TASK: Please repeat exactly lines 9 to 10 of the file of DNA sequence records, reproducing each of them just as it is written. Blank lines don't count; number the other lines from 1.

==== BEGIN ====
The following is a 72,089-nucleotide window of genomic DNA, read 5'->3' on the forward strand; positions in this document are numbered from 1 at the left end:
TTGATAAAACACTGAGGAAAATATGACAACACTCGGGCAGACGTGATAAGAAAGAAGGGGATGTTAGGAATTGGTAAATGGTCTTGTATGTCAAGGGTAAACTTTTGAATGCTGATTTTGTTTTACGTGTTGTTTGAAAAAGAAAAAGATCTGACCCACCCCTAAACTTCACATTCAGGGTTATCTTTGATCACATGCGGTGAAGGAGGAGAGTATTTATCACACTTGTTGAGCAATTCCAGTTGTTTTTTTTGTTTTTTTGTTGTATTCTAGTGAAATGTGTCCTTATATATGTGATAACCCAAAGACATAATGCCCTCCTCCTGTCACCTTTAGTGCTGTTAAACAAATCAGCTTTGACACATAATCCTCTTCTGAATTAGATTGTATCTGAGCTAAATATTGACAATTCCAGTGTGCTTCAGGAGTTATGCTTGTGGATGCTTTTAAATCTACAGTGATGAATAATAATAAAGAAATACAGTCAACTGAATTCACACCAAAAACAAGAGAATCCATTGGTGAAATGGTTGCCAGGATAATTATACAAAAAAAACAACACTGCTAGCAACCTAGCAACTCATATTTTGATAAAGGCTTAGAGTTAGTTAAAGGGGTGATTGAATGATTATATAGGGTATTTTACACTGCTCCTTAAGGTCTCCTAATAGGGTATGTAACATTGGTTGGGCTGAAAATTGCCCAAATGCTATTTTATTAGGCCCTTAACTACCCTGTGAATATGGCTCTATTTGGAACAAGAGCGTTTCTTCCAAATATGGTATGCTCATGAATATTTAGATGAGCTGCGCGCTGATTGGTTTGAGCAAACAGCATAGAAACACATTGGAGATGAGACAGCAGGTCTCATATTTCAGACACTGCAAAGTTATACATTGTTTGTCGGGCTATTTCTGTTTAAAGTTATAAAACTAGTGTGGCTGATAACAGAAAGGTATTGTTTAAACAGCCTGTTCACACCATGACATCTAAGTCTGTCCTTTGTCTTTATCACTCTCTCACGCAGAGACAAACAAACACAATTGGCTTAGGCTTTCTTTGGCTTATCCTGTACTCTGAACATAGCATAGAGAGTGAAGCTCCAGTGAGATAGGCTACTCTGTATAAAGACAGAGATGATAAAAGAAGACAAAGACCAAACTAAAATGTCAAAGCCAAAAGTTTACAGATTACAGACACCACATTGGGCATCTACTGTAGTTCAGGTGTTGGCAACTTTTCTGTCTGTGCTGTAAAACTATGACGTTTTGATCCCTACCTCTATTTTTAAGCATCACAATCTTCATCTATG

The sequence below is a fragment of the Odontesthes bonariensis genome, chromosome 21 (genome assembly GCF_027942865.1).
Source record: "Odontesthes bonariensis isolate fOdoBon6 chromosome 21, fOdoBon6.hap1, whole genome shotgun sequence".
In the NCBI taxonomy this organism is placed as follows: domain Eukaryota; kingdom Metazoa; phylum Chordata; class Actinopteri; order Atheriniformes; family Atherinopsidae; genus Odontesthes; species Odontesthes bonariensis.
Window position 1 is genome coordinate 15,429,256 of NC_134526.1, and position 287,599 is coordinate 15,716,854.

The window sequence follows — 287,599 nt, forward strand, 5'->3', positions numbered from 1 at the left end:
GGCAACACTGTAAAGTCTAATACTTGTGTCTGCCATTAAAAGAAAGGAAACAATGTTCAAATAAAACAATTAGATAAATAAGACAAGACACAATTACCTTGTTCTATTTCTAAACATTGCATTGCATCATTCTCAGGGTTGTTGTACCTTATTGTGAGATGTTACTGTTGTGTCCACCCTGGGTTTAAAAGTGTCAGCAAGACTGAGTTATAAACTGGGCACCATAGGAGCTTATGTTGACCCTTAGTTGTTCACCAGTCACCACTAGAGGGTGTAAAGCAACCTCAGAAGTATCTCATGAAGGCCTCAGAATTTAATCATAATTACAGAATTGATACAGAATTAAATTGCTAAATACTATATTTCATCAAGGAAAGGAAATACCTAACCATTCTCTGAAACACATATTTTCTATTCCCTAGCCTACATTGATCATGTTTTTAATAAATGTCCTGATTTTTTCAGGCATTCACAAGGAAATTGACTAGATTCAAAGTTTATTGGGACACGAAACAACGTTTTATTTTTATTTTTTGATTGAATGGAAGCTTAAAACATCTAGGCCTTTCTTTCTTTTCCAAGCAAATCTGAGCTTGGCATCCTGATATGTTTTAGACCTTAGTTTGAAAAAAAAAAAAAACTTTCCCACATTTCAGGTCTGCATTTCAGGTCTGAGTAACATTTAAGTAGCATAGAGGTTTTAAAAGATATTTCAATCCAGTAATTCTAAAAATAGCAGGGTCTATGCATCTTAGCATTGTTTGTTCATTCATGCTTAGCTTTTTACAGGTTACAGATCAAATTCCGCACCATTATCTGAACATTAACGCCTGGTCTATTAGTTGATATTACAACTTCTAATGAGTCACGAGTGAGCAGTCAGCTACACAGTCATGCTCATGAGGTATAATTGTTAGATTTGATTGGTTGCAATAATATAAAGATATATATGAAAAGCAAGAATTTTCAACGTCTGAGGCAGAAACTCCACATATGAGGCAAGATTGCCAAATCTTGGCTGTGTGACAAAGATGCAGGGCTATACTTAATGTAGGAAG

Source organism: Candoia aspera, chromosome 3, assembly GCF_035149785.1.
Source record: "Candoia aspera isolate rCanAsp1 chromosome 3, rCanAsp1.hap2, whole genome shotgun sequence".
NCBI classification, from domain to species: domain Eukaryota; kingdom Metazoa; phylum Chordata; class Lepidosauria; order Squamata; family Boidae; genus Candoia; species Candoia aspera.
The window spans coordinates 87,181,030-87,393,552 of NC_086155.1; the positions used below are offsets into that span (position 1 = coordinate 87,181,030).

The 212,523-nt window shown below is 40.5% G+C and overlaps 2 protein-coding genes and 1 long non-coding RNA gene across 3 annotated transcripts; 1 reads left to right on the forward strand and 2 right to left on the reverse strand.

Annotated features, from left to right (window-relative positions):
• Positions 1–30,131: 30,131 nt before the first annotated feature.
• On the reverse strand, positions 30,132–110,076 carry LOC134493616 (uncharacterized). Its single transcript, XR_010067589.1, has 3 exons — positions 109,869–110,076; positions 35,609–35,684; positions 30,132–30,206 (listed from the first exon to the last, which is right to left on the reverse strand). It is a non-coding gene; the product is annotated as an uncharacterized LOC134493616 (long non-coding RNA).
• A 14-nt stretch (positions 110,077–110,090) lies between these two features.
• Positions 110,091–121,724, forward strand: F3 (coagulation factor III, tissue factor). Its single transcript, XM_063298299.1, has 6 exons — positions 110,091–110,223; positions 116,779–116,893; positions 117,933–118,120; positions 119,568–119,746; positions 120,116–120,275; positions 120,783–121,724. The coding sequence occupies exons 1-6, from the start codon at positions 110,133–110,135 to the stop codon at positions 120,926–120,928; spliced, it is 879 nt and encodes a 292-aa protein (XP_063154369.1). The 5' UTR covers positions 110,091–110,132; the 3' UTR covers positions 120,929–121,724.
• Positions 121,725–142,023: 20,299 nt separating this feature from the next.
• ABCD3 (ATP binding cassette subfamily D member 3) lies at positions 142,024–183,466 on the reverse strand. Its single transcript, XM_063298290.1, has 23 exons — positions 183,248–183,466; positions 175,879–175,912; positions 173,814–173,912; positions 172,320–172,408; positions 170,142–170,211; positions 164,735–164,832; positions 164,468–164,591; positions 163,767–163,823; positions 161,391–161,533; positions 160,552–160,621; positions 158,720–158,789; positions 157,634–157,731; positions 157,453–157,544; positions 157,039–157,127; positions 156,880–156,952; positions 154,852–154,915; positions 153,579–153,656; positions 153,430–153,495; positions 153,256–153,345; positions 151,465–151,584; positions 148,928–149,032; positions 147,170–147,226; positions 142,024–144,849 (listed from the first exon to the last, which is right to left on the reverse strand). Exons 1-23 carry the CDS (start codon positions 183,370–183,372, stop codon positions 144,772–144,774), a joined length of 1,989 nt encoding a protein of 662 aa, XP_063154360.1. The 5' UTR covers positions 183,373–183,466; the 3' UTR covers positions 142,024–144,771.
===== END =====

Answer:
Source organism: Candoia aspera, chromosome 3, assembly GCF_035149785.1.
Source record: "Candoia aspera isolate rCanAsp1 chromosome 3, rCanAsp1.hap2, whole genome shotgun sequence".